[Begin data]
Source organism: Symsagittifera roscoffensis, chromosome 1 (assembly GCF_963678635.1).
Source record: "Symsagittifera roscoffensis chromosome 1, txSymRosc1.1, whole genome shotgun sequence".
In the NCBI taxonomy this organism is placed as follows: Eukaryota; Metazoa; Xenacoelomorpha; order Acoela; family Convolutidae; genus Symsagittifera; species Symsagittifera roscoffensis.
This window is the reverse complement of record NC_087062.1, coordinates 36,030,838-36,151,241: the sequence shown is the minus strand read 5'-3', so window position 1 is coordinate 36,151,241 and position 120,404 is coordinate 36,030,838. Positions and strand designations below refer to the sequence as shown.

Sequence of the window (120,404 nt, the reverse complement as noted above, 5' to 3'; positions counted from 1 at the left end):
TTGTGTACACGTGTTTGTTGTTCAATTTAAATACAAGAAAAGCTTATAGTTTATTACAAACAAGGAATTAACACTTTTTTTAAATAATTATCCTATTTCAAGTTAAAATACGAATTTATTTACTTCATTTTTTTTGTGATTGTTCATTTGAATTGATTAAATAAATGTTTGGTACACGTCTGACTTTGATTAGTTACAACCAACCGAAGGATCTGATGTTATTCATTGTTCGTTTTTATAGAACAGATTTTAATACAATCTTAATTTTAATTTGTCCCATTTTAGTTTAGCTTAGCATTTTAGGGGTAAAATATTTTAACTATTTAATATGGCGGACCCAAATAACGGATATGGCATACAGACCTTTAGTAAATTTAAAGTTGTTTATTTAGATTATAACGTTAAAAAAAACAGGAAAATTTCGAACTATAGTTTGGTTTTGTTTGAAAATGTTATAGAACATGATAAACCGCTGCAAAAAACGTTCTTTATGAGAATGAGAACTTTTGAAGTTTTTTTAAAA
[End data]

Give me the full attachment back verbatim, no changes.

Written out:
Source organism: Symsagittifera roscoffensis, chromosome 1 (assembly GCF_963678635.1).
Source record: "Symsagittifera roscoffensis chromosome 1, txSymRosc1.1, whole genome shotgun sequence".
In the NCBI taxonomy this organism is placed as follows: Eukaryota; Metazoa; Xenacoelomorpha; order Acoela; family Convolutidae; genus Symsagittifera; species Symsagittifera roscoffensis.
This window is the reverse complement of record NC_087062.1, coordinates 36,030,838-36,151,241: the sequence shown is the minus strand read 5'-3', so window position 1 is coordinate 36,151,241 and position 120,404 is coordinate 36,030,838. Positions and strand designations below refer to the sequence as shown.

Sequence of the window (120,404 nt, the reverse complement as noted above, 5' to 3'; positions counted from 1 at the left end):
TTGTGTACACGTGTTTGTTGTTCAATTTAAATACAAGAAAAGCTTATAGTTTATTACAAACAAGGAATTAACACTTTTTTTAAATAATTATCCTATTTCAAGTTAAAATACGAATTTATTTACTTCATTTTTTTTGTGATTGTTCATTTGAATTGATTAAATAAATGTTTGGTACACGTCTGACTTTGATTAGTTACAACCAACCGAAGGATCTGATGTTATTCATTGTTCGTTTTTATAGAACAGATTTTAATACAATCTTAATTTTAATTTGTCCCATTTTAGTTTAGCTTAGCATTTTAGGGGTAAAATATTTTAACTATTTAATATGGCGGACCCAAATAACGGATATGGCATACAGACCTTTAGTAAATTTAAAGTTGTTTATTTAGATTATAACGTTAAAAAAAACAGGAAAATTTCGAACTATAGTTTGGTTTTGTTTGAAAATGTTATAGAACATGATAAACCGCTGCAAAAAACGTTCTTTATGAGAATGAGAACTTTTGAAGTTTTTTTAAAA